Portion sizes are astronomical. We are encouraged to literally eat 5-6 times a day. We slap a few weak vegetables on our plate each week and call it a day. I could keep going but I imagine you know that our eating habits are absolutely wild in this country. My biggest revelation and my motivation for this particular post has to do with portion size, though.

I just freaking love to eat. Food is f****ing GOOD. Sweet, salty, savory, complex, spicy, I love it. Its the experience of eating, savoring the flavors, especially enjoying it with friends and loved ones. The smells, the textures, all of it. I will bet you can relate. Many centuries ago, famine was a genuine and frequent risk; our ancestors imbedded famine-busting tactics on our DNA. Most of which includes enjoy food, take advantage of what’s available to you, and don’t waste it. I bet most of us also grew up in “Clean Plate Club” households, too. We were always encouraged (often demanded) to clean our plates regardless of how we feel. So combine the Clean Plate Club mentality with our carefully encoded anti-famine DNA and we have a recipe for disaster when we’re constantly surrounded by abundant, delicious food.

Quite possibly my greatest frustration with any length of fasting is that I just crave the comfort, feel, smell, taste (etc etc etc) of FOOD. The mental battle I wage is astounding. The logic of the situation is that I’m not even genuinely hungry. I’m looking for a fix. And there we have it. My brain whacks that dopamine buzzer like its on Family Feud and it doesn’t care if it knows the answer. Meanwhile Steve Harvey (me) is rolling his eyes because he know full well I don’t actually need whatever my brain is having a tantrum over.

None of this is to say I’m ignoring when I’m genuinely hungry. There have been days when I planned to do a longer fast but I stopped. I have to listen to how I feel – sometimes its a mental battle I’m not able to wage that day, sometimes I feel faint and its definitely time to get a good re-feeding period in regardless of my plan. But its 100% possible to make it through safe fasting lengths.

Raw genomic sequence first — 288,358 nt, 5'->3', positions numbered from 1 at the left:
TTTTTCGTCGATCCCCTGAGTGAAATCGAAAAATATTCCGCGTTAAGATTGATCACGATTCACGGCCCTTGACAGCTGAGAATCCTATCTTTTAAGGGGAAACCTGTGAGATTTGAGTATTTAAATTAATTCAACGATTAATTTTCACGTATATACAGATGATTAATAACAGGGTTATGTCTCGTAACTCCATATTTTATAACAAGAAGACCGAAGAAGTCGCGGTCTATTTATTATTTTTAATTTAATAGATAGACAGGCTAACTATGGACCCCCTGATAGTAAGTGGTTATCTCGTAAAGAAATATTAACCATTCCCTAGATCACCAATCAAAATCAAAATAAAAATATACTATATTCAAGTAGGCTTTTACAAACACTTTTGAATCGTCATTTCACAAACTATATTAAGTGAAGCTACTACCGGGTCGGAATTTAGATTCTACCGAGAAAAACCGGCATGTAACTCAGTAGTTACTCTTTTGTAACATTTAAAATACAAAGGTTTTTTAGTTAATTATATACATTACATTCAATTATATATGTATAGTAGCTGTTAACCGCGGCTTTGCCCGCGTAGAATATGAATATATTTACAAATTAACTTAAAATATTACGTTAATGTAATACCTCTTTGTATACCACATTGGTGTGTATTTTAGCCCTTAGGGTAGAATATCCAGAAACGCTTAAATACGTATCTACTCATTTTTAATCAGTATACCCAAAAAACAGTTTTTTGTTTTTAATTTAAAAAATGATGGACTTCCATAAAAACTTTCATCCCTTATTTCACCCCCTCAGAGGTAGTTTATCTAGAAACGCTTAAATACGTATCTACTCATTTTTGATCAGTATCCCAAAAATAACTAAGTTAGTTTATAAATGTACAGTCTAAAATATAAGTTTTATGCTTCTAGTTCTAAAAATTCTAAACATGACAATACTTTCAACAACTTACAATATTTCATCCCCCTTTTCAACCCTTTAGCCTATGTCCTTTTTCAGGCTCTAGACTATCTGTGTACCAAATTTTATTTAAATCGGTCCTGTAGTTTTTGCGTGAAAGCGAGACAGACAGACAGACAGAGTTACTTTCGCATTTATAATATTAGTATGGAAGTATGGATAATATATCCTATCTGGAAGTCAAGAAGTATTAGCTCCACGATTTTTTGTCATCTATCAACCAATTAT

Now that you know you aren’t alone, that the challenge to intermittently fast effectively can be daunting, and that we all have our battles, do you think you’re better prepared to take control of your health too?

In the next few posts, I’ll talk more about battling Dopamine Demons and the purpose of intermittently fasting without breaking your fast!

-Love, Light and Health! ~ Jess

An EXCELLENT book! (I may receive a small commission for referring you to this listing)
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Don’t Want $15 Minimum Wage? Here’s Why You Can F*ck Directly Off.

We have an existential problem in this country (and perhaps around the world). We are told, particularly here, that, at a very young age (18), we are responsible to choose a career that we will be ecstatic with for the remainder of our working life.

We are also told that at the end of that working life, that we will be able to have accrued enough savings to live comfortably and hopefully pass some financial abundance onto our children and family.

When we are 18, leaving high school, we are told that we must pick a career, train for said career, and “do the American Dream” thing. I know a lot of my millennial cohort will agree that the “Dream” is a hell of a lot of smoke up our ass.

There are no options. There is no “pursuing what sets your soul on fire” because you have to have a “real” career or you won’t be able to afford to exist. Sure, there are plenty of ways around it, if you are blessed with artistic talents you might be able to become famous, or at least subsistent (or better) locally. You might live near somewhere that employs something that interests you and happen to score an awesome job.